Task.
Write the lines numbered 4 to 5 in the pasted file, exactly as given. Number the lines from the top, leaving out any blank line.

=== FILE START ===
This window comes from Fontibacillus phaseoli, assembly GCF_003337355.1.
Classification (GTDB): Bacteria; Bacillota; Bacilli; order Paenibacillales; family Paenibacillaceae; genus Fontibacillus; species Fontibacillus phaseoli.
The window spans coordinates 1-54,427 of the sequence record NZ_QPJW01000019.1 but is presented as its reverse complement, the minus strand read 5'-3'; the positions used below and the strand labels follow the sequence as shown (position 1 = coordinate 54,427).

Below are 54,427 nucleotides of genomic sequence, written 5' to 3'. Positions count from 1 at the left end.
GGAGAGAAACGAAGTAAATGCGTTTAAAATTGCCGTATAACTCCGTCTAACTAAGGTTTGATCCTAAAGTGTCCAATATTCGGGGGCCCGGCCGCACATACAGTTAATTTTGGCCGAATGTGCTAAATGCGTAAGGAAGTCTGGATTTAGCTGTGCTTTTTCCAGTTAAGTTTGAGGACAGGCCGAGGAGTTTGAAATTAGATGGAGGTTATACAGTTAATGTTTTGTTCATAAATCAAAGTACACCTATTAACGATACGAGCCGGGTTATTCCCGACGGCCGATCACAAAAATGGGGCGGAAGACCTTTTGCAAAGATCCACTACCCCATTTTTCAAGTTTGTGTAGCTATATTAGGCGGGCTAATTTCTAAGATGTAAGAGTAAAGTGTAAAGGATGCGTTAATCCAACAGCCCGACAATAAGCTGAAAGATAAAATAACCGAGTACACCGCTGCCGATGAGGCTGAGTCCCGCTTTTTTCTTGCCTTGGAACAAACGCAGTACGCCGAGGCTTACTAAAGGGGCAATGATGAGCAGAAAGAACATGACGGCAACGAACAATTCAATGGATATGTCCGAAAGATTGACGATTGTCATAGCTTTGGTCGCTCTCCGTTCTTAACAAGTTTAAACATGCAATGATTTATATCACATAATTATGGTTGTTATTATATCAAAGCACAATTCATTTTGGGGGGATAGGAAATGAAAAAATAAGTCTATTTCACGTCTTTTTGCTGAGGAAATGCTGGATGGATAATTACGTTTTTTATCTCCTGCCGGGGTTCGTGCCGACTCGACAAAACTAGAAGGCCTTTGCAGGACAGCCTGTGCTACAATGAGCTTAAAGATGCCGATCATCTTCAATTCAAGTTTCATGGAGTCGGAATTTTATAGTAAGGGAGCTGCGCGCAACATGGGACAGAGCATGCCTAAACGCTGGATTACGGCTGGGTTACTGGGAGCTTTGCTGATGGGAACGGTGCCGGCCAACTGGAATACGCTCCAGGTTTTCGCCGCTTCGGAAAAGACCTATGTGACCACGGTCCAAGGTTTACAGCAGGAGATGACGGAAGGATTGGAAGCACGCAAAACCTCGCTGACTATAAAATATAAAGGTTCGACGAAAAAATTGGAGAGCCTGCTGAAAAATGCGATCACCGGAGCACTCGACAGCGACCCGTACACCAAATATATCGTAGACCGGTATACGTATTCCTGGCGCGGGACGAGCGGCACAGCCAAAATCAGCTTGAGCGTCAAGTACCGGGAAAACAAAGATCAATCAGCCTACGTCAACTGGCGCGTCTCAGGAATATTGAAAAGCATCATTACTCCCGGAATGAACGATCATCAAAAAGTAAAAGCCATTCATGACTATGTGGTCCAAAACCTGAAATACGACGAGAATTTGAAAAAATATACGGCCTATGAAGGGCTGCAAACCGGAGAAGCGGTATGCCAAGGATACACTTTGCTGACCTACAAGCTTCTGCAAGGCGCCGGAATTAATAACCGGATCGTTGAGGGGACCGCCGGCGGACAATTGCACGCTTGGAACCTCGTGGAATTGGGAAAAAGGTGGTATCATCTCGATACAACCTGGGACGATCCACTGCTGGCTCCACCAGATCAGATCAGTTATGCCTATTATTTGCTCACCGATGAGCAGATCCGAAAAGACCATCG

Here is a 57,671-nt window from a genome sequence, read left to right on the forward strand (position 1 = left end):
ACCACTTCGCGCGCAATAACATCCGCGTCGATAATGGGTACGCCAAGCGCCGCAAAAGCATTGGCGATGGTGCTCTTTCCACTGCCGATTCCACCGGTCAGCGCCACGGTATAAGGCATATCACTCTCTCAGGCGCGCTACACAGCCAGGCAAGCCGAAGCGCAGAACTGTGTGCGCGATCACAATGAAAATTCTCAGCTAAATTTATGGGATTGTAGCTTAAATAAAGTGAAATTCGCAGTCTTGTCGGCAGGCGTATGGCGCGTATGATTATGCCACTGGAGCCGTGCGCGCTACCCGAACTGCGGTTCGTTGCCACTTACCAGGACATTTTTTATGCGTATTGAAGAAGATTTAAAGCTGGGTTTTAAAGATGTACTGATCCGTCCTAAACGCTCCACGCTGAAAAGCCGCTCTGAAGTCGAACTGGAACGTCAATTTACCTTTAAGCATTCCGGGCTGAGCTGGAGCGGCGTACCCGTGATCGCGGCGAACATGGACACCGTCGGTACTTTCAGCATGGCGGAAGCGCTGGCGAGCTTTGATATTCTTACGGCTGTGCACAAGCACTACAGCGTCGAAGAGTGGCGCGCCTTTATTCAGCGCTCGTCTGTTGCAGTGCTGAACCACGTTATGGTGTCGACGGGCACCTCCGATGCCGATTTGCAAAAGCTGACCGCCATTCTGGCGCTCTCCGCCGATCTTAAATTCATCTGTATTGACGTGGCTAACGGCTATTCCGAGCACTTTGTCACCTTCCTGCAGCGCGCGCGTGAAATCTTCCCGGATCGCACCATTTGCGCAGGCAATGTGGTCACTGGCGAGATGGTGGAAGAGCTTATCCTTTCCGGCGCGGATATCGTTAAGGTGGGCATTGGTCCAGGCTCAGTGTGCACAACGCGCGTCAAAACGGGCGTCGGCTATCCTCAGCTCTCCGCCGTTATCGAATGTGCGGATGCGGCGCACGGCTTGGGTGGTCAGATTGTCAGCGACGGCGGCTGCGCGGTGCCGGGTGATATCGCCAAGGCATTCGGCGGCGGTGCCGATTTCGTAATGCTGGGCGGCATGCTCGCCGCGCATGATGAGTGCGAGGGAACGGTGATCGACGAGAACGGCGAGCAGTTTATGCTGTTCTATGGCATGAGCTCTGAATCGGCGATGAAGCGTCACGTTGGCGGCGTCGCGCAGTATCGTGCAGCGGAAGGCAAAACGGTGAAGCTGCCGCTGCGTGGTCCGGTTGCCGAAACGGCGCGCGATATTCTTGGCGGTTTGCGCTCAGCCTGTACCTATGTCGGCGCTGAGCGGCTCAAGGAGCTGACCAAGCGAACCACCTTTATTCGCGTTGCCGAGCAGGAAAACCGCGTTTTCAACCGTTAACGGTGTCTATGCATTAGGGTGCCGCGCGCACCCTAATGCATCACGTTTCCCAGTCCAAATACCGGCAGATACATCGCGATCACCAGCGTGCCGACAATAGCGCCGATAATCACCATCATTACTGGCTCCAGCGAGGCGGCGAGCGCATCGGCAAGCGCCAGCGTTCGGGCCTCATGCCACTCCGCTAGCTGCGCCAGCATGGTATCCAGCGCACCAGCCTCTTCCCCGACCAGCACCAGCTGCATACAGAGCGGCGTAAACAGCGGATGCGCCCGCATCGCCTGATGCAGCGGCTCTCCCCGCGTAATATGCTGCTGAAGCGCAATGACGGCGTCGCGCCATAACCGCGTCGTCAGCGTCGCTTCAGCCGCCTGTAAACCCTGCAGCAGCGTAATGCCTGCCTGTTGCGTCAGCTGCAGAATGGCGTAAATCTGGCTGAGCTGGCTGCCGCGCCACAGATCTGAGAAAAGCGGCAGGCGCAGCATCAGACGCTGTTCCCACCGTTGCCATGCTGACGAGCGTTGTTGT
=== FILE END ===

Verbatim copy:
Below are 54,427 nucleotides of genomic sequence, written 5' to 3'. Positions count from 1 at the left end.
GGAGAGAAACGAAGTAAATGCGTTTAAAATTGCCGTATAACTCCGTCTAACTAAGGTTTGATCCTAAAGTGTCCAATATTCGGGGGCCCGGCCGCACATACAGTTAATTTTGGCCGAATGTGCTAAATGCGTAAGGAAGTCTGGATTTAGCTGTGCTTTTTCCAGTTAAGTTTGAGGACAGGCCGAGGAGTTTGAAATTAGATGGAGGTTATACAGTTAATGTTTTGTTCATAAATCAAAGTACACCTATTAACGATACGAGCCGGGTTATTCCCGACGGCCGATCACAAAAATGGGGCGGAAGACCTTTTGCAAAGATCCACTACCCCATTTTTCAAGTTTGTGTAGCTATATTAGGCGGGCTAATTTCTAAGATGTAAGAGTAAAGTGTAAAGGATGCGTTAATCCAACAGCCCGACAATAAGCTGAAAGATAAAATAACCGAGTACACCGCTGCCGATGAGGCTGAGTCCCGCTTTTTTCTTGCCTTGGAACAAACGCAGTACGCCGAGGCTTACTAAAGGGGCAATGATGAGCAGAAAGAACATGACGGCAACGAACAATTCAATGGATATGTCCGAAAGATTGACGATTGTCATAGCTTTGGTCGCTCTCCGTTCTTAACAAGTTTAAACATGCAATGATTTATATCACATAATTATGGTTGTTATTATATCAAAGCACAATTCATTTTGGGGGGATAGGAAATGAAAAAATAAGTCTATTTCACGTCTTTTTGCTGAGGAAATGCTGGATGGATAATTACGTTTTTTATCTCCTGCCGGGGTTCGTGCCGACTCGACAAAACTAGAAGGCCTTTGCAGGACAGCCTGTGCTACAATGAGCTTAAAGATGCCGATCATCTTCAATTCAAGTTTCATGGAGTCGGAATTTTATAGTAAGGGAGCTGCGCGCAACATGGGACAGAGCATGCCTAAACGCTGGATTACGGCTGGGTTACTGGGAGCTTTGCTGATGGGAACGGTGCCGGCCAACTGGAATACGCTCCAGGTTTTCGCCGCTTCGGAAAAGACCTATGTGACCACGGTCCAAGGTTTACAGCAGGAGATGACGGAAGGATTGGAAGCACGCAAAACCTCGCTGACTATAAAATATAAAGGTTCGACGAAAAAATTGGAGAGCCTGCTGAAAAATGCGATCACCGGAGCACTCGACAGCGACCCGTACACCAAATATATCGTAGACCGGTATACGTATTCCTGGCGCGGGACGAGCGGCACAGCCAAAATCAGCTTGAGCGTCAAGTACCGGGAAAACAAAGATCAATCAGCCTACGTCAACTGGCGCGTCTCAGGAATATTGAAAAGCATCATTACTCCCGGAATGAACGATCATCAAAAAGTAAAAGCCATTCATGACTATGTGGTCCAAAACCTGAAATACGACGAGAATTTGAAAAAATATACGGCCTATGAAGGGCTGCAAACCGGAGAAGCGGTATGCCAAGGATACACTTTGCTGACCTACAAGCTTCTGCAAGGCGCCGGAATTAATAACCGGATCGTTGAGGGGACCGCCGGCGGACAATTGCACGCTTGGAACCTCGTGGAATTGGGAAAAAGGTGGTATCATCTCGATACAACCTGGGACGATCCACTGCTGGCTCCACCAGATCAGATCAGTTATGCCTATTATTTGCTCACCGATGAGCAGATCCGAAAAGACCATCG